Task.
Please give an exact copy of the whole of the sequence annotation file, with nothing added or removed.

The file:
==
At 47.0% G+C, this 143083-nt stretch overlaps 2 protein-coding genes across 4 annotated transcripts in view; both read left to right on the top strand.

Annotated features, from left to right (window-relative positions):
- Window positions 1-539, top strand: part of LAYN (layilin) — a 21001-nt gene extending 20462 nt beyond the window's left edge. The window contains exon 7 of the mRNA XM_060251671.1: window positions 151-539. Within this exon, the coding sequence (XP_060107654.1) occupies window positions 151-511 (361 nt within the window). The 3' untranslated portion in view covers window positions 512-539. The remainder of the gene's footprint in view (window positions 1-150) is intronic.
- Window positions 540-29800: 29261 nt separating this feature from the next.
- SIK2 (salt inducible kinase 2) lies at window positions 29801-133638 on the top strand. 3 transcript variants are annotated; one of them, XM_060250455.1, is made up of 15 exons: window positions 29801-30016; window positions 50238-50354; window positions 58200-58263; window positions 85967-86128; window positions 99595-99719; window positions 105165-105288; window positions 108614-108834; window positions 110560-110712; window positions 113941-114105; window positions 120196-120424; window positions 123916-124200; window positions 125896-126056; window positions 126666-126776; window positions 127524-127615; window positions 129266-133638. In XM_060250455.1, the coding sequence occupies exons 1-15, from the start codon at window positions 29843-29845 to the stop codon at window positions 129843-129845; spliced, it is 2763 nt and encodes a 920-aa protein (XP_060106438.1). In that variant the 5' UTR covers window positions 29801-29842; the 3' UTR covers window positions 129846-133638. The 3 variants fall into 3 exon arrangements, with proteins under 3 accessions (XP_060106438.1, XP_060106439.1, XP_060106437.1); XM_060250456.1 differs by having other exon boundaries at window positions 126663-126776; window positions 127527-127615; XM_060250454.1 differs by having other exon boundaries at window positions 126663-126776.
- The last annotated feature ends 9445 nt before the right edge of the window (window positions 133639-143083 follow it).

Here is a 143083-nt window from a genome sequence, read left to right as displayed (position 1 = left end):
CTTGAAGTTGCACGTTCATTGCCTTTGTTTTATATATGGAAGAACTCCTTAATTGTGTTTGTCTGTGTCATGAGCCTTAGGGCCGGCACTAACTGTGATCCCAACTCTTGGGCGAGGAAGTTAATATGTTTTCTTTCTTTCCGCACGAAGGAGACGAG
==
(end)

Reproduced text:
At 47.0% G+C, this 143083-nt stretch overlaps 2 protein-coding genes across 4 annotated transcripts in view; both read left to right on the top strand.

Annotated features, from left to right (window-relative positions):
- Window positions 1-539, top strand: part of LAYN (layilin) — a 21001-nt gene extending 20462 nt beyond the window's left edge. The window contains exon 7 of the mRNA XM_060251671.1: window positions 151-539. Within this exon, the coding sequence (XP_060107654.1) occupies window positions 151-511 (361 nt within the window). The 3' untranslated portion in view covers window positions 512-539. The remainder of the gene's footprint in view (window positions 1-150) is intronic.
- Window positions 540-29800: 29261 nt separating this feature from the next.
- SIK2 (salt inducible kinase 2) lies at window positions 29801-133638 on the top strand. 3 transcript variants are annotated; one of them, XM_060250455.1, is made up of 15 exons: window positions 29801-30016; window positions 50238-50354; window positions 58200-58263; window positions 85967-86128; window positions 99595-99719; window positions 105165-105288; window positions 108614-108834; window positions 110560-110712; window positions 113941-114105; window positions 120196-120424; window positions 123916-124200; window positions 125896-126056; window positions 126666-126776; window positions 127524-127615; window positions 129266-133638. In XM_060250455.1, the coding sequence occupies exons 1-15, from the start codon at window positions 29843-29845 to the stop codon at window positions 129843-129845; spliced, it is 2763 nt and encodes a 920-aa protein (XP_060106438.1). In that variant the 5' UTR covers window positions 29801-29842; the 3' UTR covers window positions 129846-133638. The 3 variants fall into 3 exon arrangements, with proteins under 3 accessions (XP_060106438.1, XP_060106439.1, XP_060106437.1); XM_060250456.1 differs by having other exon boundaries at window positions 126663-126776; window positions 127527-127615; XM_060250454.1 differs by having other exon boundaries at window positions 126663-126776.
- The last annotated feature ends 9445 nt before the right edge of the window (window positions 133639-143083 follow it).

Here is a 143083-nt window from a genome sequence, read left to right as displayed (position 1 = left end):
CTTGAAGTTGCACGTTCATTGCCTTTGTTTTATATATGGAAGAACTCCTTAATTGTGTTTGTCTGTGTCATGAGCCTTAGGGCCGGCACTAACTGTGATCCCAACTCTTGGGCGAGGAAGTTAATATGTTTTCTTTCTTTCCGCACGAAGGAGACGAG